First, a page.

Why It's Time To Ditch The High-Protein & High-Carb Diets, For Real

March 1, 2017

High fat, low carb, high protein - what's the right vegan diet?

I have always been amazed by the seemingly endless diet trends in this country. I remember that all the major food trends I was ever exposed to growing up in Europe came from the U.S. They often didn’t just come with dietary rules but included a plethora of cookbooks, food products, t-shirts, mugs, and other branded items to “complete” what was more than just a diet.

It can indeed be overwhelming and sometimes even impossible to figure out which of these diet trends are based on facts and which just have a really strong marketing strategy behind them.

When it comes to the vegan diet, I find it fascinating how many subcategories there are: low fat, high carb, starch solution, raw, raw till 4, high protein–and the list goes on. What most of these fad diets and dietary trends have in common is that they convey that certain types of food, or even entire categories of macronutrients, are “bad” and to be avoided.

I want to spend some time in this article debunking some of the vegan dietary trends and empowering you with a couple easy thought mechanisms that can help you navigate this space and make long-term, sustainable decisions instead of getting bogged down in (false!) rules and regulations.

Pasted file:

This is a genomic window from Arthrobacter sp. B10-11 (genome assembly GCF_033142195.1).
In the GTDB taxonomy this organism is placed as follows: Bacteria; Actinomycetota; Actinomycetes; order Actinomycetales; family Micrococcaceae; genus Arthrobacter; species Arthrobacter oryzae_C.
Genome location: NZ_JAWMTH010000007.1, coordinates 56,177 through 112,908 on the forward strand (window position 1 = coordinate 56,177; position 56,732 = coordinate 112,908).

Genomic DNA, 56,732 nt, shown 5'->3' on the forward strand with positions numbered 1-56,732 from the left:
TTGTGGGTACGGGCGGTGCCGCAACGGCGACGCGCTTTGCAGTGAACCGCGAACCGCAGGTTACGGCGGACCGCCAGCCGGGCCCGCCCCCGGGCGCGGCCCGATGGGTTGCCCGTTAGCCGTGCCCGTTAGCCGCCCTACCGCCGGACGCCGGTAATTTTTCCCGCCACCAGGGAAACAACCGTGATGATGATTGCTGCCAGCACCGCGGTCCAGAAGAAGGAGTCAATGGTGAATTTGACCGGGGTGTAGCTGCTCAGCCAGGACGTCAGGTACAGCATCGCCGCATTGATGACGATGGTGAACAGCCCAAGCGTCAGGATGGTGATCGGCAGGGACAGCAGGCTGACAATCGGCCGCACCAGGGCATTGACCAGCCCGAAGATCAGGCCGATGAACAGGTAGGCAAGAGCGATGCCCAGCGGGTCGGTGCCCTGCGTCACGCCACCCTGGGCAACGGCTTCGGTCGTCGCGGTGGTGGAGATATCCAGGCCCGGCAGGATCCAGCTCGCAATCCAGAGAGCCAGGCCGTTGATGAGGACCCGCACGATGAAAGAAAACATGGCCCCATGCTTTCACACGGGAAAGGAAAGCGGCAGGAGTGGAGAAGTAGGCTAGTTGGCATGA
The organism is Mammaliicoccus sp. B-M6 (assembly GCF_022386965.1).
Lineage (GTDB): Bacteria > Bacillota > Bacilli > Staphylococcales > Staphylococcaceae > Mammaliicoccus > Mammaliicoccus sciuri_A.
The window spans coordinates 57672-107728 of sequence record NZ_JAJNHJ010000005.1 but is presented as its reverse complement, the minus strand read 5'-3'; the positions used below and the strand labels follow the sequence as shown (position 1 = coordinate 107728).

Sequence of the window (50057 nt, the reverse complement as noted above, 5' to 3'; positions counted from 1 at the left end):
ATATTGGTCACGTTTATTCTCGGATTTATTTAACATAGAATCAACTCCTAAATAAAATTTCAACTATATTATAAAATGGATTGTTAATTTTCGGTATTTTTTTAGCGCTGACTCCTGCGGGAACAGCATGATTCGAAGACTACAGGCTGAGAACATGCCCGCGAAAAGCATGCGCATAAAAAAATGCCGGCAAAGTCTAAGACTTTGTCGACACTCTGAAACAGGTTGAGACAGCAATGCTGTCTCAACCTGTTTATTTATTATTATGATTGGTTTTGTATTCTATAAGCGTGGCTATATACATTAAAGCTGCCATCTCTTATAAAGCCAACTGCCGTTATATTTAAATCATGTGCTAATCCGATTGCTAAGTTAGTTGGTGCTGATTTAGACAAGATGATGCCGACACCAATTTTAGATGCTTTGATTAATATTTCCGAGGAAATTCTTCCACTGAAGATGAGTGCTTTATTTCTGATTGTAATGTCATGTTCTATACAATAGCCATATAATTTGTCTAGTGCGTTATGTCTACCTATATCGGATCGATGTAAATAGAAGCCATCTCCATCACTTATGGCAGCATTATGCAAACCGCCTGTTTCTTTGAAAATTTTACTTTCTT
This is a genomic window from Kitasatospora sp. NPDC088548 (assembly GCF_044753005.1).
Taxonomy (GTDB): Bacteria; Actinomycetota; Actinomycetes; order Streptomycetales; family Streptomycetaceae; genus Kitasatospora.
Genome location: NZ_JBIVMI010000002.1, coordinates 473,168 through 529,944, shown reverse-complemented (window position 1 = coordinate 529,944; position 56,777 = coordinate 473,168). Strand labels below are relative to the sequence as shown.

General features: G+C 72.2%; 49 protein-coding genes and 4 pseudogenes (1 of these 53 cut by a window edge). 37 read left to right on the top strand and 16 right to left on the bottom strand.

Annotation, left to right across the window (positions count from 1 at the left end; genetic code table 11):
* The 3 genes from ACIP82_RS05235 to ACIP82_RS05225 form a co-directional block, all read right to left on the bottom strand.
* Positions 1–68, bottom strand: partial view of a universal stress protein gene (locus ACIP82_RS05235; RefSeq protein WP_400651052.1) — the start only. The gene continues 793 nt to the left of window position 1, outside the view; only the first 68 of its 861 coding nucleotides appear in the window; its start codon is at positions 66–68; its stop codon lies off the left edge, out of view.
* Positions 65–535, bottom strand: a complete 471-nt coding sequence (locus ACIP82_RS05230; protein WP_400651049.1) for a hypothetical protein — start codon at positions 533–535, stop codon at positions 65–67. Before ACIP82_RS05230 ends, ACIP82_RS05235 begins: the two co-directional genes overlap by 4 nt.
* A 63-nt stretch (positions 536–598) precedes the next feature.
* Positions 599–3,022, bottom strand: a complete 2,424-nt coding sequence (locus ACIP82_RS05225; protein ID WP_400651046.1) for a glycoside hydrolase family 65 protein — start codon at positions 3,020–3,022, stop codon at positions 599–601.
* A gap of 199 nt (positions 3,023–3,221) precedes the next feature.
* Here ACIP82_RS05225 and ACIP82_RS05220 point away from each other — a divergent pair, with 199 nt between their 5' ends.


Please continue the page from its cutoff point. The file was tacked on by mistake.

The problem with diets that promote high-protein, high-carb, or high-fat is that they basically take one of the three macronutrients (carbohydrates, fat, protein) and put them on a pedestal while conveying that the other two macronutrients should be avoided. The first issue this creates is that people start thinking of food in a black and white way. In addition, such diets make it look like some foods are purely made of carbs and some purely are made out of protein or fat. But the truth is, these are macronutrients, and most foods contain all three of them. There is protein in broccoli–not just in tofu, just to give you an example. This type of thinking leads to obsessions with certain nutrients when truthfully, our body needs a mix of macro- and micronutrients. Cutting out an entire macronutrient category is quite absurd.

From a purely nutritional perspective, I do think it’s a good thing to think about certain foods as a base of your diet. Getting most of your calories from whole grains and starches, as well as veggies, beans, and fruit, for example, has been scientifically proven to promote health, and help with weight loss and weight maintenance. This type of diet is endorsed by numerous doctors, including John McDougall and Michael Greger, who have dedicated their entire medical careers to independent research in order to identify the most health-supportive and disease-preventive diet. And guess what? It’s all pretty simple (and cheap!): eat whole plant-based foods, limit added refined sugars and fats from oils, and limit processed foods in general.